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On the opening day of the Goodwood Festival of Speed, a new company called Kar-go gave the first public demonstration of what is believed to be Europe’s first roadworthy autonomous delivery vehicle.
Unveiled at the Future Lab exhibition at Goodwood, Kar-go aims to provide a solution for retailers that need to compete with Amazon’s free deliveries. According to the company’s founder, William Sachiti, the most expensive part of delivering items to people’s homes is the so-called last mile – the final part of their journey to the customer.
The Kar-go autonomous vehicle uses an Nvidia Drive PX graphics processing unit (GPU) system to run real-time image detection for autonomous driving. It also includes a robot picker, which is used at the delivery destination to grab the package ready for the customer.
Kar-go uses a combination of continuous-time recurrent neural networks (CTRNNs) with convolutional neural networks (CNNs) and long short-term memory (LSTM), which Sachiti said creates a highly evolved top-level controller system that can “learn” from the past, “perceive” its environment and make any necessary corrections.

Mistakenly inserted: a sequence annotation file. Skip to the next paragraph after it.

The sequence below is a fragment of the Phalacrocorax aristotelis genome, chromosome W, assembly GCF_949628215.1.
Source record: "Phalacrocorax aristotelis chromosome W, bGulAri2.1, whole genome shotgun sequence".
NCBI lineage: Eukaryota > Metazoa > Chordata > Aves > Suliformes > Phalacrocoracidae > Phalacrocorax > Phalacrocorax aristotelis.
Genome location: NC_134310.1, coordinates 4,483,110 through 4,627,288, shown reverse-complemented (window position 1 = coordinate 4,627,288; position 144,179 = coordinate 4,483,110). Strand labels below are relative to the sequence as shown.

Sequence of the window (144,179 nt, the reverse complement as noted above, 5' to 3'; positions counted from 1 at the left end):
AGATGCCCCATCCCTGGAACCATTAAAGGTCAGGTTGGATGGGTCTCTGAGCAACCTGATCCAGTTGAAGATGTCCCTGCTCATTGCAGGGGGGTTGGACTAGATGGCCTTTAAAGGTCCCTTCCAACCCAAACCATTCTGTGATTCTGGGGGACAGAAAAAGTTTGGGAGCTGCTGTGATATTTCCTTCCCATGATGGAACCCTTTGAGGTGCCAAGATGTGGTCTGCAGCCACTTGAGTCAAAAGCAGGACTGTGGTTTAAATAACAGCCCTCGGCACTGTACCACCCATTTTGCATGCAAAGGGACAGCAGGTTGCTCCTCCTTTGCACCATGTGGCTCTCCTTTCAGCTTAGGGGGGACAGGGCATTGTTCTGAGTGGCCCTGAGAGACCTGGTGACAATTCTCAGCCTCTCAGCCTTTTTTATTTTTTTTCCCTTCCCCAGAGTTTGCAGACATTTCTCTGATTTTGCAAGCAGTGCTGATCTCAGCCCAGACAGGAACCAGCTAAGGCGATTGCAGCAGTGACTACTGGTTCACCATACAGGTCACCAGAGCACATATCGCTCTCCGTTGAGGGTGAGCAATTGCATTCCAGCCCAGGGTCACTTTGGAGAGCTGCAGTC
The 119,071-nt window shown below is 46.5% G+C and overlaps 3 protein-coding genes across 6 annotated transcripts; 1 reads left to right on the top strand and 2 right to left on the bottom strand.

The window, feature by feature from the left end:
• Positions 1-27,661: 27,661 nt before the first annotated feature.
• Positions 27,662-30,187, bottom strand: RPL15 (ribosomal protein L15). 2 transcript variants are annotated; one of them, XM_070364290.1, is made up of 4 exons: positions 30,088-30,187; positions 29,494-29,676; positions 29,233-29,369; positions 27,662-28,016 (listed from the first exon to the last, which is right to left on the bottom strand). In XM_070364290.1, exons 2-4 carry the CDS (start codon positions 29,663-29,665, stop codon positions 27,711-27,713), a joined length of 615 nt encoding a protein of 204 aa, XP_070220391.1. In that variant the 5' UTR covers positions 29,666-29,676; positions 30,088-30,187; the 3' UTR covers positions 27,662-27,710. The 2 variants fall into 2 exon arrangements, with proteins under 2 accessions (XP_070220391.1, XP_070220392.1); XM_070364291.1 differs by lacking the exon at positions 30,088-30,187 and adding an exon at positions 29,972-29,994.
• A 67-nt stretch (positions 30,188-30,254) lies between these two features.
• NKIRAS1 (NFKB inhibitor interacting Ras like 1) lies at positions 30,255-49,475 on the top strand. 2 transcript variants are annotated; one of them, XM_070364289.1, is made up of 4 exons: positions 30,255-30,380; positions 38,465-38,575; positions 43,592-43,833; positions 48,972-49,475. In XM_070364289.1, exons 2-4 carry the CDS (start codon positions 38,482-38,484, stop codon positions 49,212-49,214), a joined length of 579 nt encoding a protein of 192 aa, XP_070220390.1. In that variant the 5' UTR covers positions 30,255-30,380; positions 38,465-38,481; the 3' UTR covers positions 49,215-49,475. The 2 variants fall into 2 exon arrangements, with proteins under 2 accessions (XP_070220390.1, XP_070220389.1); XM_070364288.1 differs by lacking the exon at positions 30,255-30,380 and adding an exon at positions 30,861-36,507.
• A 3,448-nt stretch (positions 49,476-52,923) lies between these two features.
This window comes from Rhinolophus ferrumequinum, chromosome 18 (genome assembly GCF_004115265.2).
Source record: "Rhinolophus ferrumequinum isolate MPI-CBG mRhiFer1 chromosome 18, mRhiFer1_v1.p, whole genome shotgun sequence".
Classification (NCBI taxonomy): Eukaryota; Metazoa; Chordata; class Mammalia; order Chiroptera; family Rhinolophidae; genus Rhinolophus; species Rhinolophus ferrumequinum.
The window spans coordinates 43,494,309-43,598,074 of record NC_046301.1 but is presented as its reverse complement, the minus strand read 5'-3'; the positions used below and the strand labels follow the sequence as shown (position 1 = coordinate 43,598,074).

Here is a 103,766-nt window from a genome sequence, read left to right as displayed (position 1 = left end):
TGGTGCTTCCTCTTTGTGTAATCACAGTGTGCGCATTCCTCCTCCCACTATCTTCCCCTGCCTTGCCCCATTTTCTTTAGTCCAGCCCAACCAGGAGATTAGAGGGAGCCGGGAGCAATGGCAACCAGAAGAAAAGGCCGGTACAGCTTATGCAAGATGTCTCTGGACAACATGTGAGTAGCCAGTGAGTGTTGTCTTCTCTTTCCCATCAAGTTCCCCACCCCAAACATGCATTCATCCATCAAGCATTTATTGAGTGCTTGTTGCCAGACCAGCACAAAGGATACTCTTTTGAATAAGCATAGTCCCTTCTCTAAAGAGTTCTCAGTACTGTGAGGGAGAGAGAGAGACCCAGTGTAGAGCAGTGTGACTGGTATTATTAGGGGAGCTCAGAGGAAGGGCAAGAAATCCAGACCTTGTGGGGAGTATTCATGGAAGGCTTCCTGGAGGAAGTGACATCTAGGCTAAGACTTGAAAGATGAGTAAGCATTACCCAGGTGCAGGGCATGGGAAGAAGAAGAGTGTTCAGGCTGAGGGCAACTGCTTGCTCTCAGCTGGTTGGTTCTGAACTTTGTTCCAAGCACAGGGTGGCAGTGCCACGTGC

Unlike autonomous cars, which are being designed to drive on any road, Kar-go will have defined local driving routes, which Sachiti said means it can learn normal activities and objects that appear on its driving routes.
As is the case with military drone pilots, when being driven in the real world, Kar-go will also have a remote human operator on hand to step in if there are unforeseen events. However, in the event of any emergencies, he said Kar-go would slow down and stop automatically.
Sachiti expects to have one Kar-go vehicle piloting autonomous deliveries within three months and anticipates that autonomous deliveries via Kar-go will roll out in 2020.
The company has raised over £300,000 through Crowdcube and has hired a team of artificial intelligence (AI) experts, as well as a chief designer from the McLaren Racing team, to develop software and hardware. Kar-go has launched the next funding round to scale-up production and testing.
When asked about potential competition such as Amazon’s drone deliveries, Sachiti said he was confident that local authorities and the public would not tolerate the level of noise that drones generate. And while other autonomous delivery robots do exist, he said these have largely been restricted to use on the pavement, rather than on the road.